A Bridge and Tunnel Holiday
There’s a phrase some city kids use to describe the suburban teenagers that flock to New York City on weekends: “bridge-and-tunnel kids.” It means uncool, unwelcome, poser, trying too hard. City kids head to subway stations and bus stops at the end of the night, but the B&T crowd retreats to the uncompromising fluorescent light of Penn Station to wait for the next train home.
I’ll be tracing that same route again this week as I head home for the holidays, shuffling along 34th Street and down into Penn Station with the rest of the Christmas Eve crowd. I’ll probably run into old classmates or their parents, and almost certainly a former coach or teacher. It’s so strange to be a commuter now, heading east at the end of the day while packs of giddy teenagers hop westbound trains into Manhattan.
I wonder if they feel as insecure as I did—if they feel most alive on weekends; if they dress carefully before leaving; if they try to lose their past when they emerge above ground to glorious city chaos. I remember so vividly how I yearned to stay. I fantasized about taking the steps two at a time into one of the brownstones I’d walked by hundreds of times, unlocking three or four locks with old-fashioned-looking brass keys, and then perching on my fire escape or window-seat to gaze down at the people hurrying home to unglamorous houses.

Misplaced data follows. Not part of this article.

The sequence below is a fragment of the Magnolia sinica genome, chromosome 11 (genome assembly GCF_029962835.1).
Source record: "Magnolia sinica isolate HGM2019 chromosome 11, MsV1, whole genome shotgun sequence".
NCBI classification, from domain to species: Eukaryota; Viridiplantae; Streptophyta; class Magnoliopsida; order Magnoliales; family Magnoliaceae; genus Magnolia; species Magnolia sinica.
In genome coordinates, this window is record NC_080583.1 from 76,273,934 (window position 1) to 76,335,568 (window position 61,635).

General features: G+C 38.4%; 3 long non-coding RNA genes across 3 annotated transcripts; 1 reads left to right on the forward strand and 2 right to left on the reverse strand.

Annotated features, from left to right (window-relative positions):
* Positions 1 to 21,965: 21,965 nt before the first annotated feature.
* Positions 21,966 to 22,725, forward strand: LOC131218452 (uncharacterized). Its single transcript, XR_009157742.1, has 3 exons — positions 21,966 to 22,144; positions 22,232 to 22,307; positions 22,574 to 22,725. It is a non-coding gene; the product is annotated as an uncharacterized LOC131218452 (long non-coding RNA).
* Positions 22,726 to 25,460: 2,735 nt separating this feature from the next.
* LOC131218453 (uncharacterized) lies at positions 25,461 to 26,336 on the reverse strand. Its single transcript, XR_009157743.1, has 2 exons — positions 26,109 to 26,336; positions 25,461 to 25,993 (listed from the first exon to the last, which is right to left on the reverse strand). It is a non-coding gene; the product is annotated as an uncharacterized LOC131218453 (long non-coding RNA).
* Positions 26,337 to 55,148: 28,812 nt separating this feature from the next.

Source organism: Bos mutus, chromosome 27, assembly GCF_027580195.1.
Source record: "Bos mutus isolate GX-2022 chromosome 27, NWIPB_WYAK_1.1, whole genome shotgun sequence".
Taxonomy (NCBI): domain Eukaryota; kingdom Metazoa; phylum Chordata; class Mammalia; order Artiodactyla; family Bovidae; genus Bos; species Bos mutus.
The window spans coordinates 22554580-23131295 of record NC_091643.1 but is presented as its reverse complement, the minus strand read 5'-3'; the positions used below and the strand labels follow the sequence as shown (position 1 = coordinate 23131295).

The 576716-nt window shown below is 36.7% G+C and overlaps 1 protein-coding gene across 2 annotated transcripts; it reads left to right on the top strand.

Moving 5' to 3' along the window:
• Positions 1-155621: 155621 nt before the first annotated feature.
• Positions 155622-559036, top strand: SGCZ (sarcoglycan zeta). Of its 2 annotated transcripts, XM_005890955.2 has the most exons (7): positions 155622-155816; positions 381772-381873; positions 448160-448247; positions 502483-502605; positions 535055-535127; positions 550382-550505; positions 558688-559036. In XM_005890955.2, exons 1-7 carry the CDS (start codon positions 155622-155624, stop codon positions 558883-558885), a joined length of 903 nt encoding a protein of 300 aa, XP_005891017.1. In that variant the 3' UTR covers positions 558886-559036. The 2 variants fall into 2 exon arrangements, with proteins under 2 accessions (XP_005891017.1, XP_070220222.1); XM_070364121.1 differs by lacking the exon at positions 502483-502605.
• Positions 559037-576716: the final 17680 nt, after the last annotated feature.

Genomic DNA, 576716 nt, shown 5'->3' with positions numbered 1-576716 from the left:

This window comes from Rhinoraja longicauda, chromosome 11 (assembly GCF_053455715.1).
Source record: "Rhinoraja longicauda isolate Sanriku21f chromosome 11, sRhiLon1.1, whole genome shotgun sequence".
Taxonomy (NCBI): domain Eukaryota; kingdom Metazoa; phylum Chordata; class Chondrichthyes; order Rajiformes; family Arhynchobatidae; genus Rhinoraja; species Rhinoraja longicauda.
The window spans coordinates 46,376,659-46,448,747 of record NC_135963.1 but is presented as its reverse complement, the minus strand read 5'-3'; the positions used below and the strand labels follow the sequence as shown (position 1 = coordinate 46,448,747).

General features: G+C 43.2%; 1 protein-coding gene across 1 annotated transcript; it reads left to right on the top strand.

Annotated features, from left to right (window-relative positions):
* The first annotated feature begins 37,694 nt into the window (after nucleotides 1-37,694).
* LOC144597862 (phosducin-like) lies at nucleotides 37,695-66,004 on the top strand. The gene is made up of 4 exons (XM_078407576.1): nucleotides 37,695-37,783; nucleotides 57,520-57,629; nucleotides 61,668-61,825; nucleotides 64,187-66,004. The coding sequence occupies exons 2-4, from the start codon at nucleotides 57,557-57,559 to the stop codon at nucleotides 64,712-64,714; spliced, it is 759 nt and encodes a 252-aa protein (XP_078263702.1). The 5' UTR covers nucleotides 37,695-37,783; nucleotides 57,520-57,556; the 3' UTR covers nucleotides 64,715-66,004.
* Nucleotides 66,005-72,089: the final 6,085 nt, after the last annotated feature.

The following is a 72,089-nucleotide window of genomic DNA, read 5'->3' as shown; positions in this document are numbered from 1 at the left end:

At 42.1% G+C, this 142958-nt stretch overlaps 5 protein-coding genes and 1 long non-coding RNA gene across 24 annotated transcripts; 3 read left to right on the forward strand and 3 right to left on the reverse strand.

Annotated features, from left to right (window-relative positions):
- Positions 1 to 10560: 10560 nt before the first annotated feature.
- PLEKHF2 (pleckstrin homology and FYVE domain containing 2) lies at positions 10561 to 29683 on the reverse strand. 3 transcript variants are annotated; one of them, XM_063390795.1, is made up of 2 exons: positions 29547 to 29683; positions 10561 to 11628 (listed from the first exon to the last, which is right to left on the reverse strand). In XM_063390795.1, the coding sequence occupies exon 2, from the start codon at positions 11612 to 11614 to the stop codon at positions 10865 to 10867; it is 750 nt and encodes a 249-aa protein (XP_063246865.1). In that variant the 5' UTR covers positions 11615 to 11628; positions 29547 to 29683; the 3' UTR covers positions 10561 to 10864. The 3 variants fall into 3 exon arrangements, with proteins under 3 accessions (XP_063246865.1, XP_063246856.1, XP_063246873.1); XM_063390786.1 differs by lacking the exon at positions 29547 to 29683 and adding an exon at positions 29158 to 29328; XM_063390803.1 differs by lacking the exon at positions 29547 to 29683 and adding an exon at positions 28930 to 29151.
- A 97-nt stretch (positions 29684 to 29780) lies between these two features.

Now that I do have an apartment (for the record: yes to the fire escape, no to the window-seat, and two locks, not four), it’s my childhood home that feels glamorous.
As you read this I am most likely staring lovingly at the washing machine and stretching out on the full-sized couch. I’ll marvel at how much taller my youngest brother and sister have gotten (16 now and driving!) and talking with my college-age brother about his classes and plays. However uncool the suburbs once seemed, they have the distinct advantage of housing my family, so for at least a few weekends per year I still call them home.
I’ll enjoy a Long Island bagel on Christmas morning (yes, there’s a difference), exchange presents, watch hours of football, and go to the movies with a few dear friends from the bridge-and-tunnel days. Soon after I’ll start the long trek back to my city home, lugging a presents-filled tote onto the train, the subway, the bus, and into my little walk-up studio. I’ll dump the bags on my couch, toss off my shoes, and sprawl out on my bed.
My ears will ring with the quiet, and in that moment I’ll feel acutely alone without those seven other people laughing and shouting around me. But then the ringing will fade, and I’ll start to notice the familiar hum of my fridge and hiss of my heater and rumble of the water pipes: the kind of city sounds for which I once yearned. I’ll wonder, as I always do, how it is that I can call two places home, and how I can feel sad to have left one and grateful to return to the other with the very same breath. I’ll wonder if this is the life I’ve always wanted or just the one I felt compelled to build.
But then I’ll remember that my heart isn’t torn—it just belongs to two places. Home is always just a bridge or tunnel away.